If you’re looking for a mortgage on a home purchase — or to renew one on a home you already own — is a mortgage broker or a bank your best option?
The main difference is a bank mortgage officer represents only the products their institution offers, while a mortgage broker is an intermediary who works with multiple lenders and is paid a referral fee by the lenders. Mortgage brokers are regulated in Ontario by the Financial Services Commission and require a license.
While traditional banks still are used for mortgages by the majority of homeowners, “use of brokers is trending upward,” notes Monica Guido, manager of client relations with Canada Mortgage and Housing Corp. “It’s higher among first-time buyers. Finding a deal, or the desire to get the best rate is the key reason people use a broker.”
Because mortgage brokers work with many lenders, including major banks, small lenders, insurance and trust companies, and private funds, they often have access to a better rate.
In 2017, 39 percent of homeowners used a broker to arrange their mortgage, up from 33 per cent in 2016, according to CMHC. On average, consumers consult with 4.5 mortgage professionals when seeking a home loan, including 2.4 lenders and 2.1 mortgage brokers.
“There have been an awful lot of changes in the last 24 months with mortgage regulations and the interest rate environment, and it’s getting more complicated,” says Paul Taylor, the CEO and president of Mortgage Professionals Canada, a national mortgage industry association. “There’s greater need for expert or independent advice, and that’s why more people are coming to mortgage brokers.”
He also finds most broker clients are first-time buyers; he says it may be because they have less reverence for large institutions than their parents do. It may also have to do with how mortgage services are being marketed: Guido says that 59 percent of mortgage brokers are leveraging technology and social media to reach clients, which appeals to younger consumers, while only 17 percent of conventional lenders are.
Some of the advantages for both banks and brokers:
- Customer may already have a relationship with a bank and its staff
- Can supply a wider financial view and give information about a range of financial products — but a bank loans officer might not have specialized mortgage knowledge.
- May offer some efficiencies of the approval process since the bank may already know a client’s account balances, credit card history, investments, etc.
- Can provide peace of mind that the institution is large and stable enough to weather periods of financial instability. Banks are required to meet federal underwriting guidelines.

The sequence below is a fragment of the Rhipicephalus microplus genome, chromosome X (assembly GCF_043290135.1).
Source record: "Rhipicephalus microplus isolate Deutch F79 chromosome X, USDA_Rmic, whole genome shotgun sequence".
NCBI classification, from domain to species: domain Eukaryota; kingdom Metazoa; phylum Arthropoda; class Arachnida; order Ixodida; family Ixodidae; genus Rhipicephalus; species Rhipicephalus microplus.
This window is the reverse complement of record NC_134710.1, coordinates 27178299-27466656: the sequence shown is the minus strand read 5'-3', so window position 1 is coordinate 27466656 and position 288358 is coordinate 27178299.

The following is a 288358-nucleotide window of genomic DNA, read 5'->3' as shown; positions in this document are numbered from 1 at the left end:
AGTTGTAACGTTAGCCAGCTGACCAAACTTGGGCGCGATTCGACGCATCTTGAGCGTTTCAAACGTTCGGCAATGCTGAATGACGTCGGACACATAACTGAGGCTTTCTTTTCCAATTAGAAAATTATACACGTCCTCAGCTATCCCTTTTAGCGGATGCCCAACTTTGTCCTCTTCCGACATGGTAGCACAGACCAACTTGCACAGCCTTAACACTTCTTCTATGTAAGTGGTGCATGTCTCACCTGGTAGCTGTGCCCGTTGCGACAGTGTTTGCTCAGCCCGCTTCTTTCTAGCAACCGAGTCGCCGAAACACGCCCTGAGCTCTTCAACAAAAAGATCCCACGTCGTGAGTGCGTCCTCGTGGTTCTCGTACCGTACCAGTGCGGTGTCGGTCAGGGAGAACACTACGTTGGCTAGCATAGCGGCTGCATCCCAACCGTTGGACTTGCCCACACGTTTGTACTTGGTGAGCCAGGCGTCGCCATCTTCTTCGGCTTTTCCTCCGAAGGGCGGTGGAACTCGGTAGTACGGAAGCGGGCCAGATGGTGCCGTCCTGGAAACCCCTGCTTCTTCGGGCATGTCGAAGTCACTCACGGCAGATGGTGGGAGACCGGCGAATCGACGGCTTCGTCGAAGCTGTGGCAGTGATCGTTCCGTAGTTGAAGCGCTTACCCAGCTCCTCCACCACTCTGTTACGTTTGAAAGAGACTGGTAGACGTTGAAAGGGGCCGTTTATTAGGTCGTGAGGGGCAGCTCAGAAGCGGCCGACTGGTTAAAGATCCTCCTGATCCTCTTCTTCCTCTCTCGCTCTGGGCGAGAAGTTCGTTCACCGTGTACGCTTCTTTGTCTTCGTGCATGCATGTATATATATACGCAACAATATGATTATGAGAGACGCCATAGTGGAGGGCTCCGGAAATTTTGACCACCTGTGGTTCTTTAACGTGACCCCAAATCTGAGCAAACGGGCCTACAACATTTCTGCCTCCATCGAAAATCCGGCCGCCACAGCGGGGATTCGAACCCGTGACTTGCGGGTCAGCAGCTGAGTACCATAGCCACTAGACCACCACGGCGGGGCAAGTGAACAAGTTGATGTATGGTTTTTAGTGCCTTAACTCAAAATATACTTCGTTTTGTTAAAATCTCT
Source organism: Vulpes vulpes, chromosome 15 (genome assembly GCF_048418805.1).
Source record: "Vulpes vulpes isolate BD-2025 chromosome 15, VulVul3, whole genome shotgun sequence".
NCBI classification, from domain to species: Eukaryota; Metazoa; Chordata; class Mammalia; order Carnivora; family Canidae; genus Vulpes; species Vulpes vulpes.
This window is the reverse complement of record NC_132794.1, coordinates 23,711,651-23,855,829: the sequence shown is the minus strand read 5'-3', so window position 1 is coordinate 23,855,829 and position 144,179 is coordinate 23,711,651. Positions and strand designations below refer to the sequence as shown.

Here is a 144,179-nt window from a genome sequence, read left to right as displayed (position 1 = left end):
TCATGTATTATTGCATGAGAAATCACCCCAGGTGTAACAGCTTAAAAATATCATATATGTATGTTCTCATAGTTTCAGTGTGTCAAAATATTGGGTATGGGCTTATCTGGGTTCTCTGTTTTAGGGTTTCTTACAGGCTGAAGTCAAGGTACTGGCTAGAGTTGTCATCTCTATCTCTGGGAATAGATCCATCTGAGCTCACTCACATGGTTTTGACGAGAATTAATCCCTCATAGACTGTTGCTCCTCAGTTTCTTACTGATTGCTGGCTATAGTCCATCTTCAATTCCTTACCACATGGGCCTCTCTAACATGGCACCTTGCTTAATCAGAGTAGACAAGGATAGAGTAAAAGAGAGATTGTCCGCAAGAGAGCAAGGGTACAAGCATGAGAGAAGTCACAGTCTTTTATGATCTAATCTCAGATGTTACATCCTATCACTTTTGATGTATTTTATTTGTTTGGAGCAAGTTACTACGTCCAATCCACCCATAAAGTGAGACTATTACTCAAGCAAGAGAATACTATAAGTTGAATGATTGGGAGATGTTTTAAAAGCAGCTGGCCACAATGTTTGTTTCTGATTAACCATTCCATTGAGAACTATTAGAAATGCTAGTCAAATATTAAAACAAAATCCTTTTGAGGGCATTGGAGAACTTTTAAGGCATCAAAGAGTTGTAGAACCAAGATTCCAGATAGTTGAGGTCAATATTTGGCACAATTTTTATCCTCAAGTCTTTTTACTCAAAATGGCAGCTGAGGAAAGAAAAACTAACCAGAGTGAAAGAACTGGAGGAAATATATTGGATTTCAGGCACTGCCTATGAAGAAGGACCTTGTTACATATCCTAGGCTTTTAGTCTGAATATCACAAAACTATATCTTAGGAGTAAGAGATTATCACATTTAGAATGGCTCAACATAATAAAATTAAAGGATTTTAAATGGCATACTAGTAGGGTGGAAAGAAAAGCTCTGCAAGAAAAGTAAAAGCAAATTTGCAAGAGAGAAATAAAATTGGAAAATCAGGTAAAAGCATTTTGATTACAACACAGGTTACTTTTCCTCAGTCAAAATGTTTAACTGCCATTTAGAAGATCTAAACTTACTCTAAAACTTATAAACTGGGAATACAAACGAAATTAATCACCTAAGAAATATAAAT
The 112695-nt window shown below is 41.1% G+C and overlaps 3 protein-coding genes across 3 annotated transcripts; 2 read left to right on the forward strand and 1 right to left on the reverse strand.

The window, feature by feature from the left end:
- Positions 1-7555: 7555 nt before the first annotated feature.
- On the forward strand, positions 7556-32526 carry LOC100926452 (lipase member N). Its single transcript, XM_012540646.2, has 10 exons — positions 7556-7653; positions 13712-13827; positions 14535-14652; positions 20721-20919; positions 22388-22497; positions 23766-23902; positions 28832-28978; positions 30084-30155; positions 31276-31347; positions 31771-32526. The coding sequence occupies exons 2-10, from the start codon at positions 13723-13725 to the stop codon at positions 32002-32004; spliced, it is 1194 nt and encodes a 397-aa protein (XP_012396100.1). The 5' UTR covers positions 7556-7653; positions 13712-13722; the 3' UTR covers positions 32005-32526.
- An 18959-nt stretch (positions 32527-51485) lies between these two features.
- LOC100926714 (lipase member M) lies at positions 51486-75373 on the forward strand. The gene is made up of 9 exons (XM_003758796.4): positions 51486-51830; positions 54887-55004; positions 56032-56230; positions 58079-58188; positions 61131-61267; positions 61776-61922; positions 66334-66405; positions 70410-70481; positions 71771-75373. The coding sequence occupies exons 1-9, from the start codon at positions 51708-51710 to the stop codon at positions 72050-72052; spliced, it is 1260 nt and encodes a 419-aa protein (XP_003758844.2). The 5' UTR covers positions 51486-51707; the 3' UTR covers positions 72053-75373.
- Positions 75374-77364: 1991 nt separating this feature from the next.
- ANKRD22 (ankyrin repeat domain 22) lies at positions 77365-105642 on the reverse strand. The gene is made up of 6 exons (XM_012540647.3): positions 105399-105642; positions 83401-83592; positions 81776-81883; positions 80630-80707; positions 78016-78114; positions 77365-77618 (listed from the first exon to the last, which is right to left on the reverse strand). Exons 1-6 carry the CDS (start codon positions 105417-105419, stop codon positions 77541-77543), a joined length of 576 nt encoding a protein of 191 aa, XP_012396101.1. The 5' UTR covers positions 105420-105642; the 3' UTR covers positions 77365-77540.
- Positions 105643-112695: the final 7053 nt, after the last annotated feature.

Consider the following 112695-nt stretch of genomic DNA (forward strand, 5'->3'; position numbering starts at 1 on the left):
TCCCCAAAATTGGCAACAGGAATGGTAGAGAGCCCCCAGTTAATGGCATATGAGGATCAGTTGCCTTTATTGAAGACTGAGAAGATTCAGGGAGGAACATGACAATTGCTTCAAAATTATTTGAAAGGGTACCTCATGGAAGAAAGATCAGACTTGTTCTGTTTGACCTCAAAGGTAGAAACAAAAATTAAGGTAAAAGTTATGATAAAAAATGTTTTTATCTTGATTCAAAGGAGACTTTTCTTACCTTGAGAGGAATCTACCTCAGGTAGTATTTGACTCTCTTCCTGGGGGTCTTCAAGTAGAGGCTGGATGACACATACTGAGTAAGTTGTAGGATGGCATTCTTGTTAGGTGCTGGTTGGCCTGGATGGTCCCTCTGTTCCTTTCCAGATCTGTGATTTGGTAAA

- Offers a one-stop shop; clients fill out one application and don’t seek out multiple lenders’ quotes themselves.
- Often are able to get better rates than offered by major banks.
- Are mortgage specialists and are knowledgeable about what different lenders have to offer.
- May be able to arrange a mortgage for those having trouble getting approved by a bank, such as self-employed people and those with poor credit histories.
Whether you deal with a bank or with a mortgage broker, the down payment rules are the same: a 5 percent down payment for a house priced less than $500,000. If the purchase price is $500,000 to $999,999, you’ll need 5 percent for the first $500,000 and 10 percent for any amount over $500,000. If buying a property of $1 million or more, you’ll need 20 percent down. For all down payments of less than 20 percent, you’ll need mortgage loan insurance, offered by providers such as CMHC.
Taylor says a mortgage broker should discuss with you your personal financial and lifestyle situation, whether you plan to stay in a house for a long time or may have to move in a few years (in that case, you may want a mortgage that is portable). The broker should provide details on various lenders, discuss pros and cons of fixed versus variable rates and point out any cancellation or pre-payment policies.
“Make sure the individual is licensed in the respective province you are in,” advises Taylor. “Each province has its own registry and standard of education.”
While credit unions and small lenders are not federally regulated and not required to adhere to some of the underwriting guidelines, Taylor says most of the time they are forced to comply anyway. Many smaller lenders or “monolines” that only do mortgages often sell their portfolios to larger institutions that exercise significant oversight.
Consumers are looking for options.